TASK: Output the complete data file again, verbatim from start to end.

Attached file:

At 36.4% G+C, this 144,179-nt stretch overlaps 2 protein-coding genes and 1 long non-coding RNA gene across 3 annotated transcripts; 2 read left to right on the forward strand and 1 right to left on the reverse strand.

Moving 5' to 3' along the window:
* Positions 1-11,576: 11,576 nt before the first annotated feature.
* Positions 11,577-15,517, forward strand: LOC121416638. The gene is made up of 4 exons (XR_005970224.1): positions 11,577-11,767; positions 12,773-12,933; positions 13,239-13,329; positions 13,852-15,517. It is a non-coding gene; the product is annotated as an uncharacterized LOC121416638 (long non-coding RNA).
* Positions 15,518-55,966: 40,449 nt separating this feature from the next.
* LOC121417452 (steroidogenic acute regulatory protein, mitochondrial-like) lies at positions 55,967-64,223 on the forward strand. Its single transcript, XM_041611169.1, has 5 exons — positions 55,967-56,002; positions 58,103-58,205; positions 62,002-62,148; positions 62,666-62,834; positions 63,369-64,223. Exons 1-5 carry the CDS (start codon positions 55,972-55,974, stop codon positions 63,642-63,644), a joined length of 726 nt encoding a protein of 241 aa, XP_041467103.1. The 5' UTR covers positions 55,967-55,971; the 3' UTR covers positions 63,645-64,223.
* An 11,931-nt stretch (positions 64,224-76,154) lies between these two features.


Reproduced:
At 36.4% G+C, this 144,179-nt stretch overlaps 2 protein-coding genes and 1 long non-coding RNA gene across 3 annotated transcripts; 2 read left to right on the forward strand and 1 right to left on the reverse strand.

Moving 5' to 3' along the window:
* Positions 1-11,576: 11,576 nt before the first annotated feature.
* Positions 11,577-15,517, forward strand: LOC121416638. The gene is made up of 4 exons (XR_005970224.1): positions 11,577-11,767; positions 12,773-12,933; positions 13,239-13,329; positions 13,852-15,517. It is a non-coding gene; the product is annotated as an uncharacterized LOC121416638 (long non-coding RNA).
* Positions 15,518-55,966: 40,449 nt separating this feature from the next.
* LOC121417452 (steroidogenic acute regulatory protein, mitochondrial-like) lies at positions 55,967-64,223 on the forward strand. Its single transcript, XM_041611169.1, has 5 exons — positions 55,967-56,002; positions 58,103-58,205; positions 62,002-62,148; positions 62,666-62,834; positions 63,369-64,223. Exons 1-5 carry the CDS (start codon positions 55,972-55,974, stop codon positions 63,642-63,644), a joined length of 726 nt encoding a protein of 241 aa, XP_041467103.1. The 5' UTR covers positions 55,967-55,971; the 3' UTR covers positions 63,645-64,223.
* An 11,931-nt stretch (positions 64,224-76,154) lies between these two features.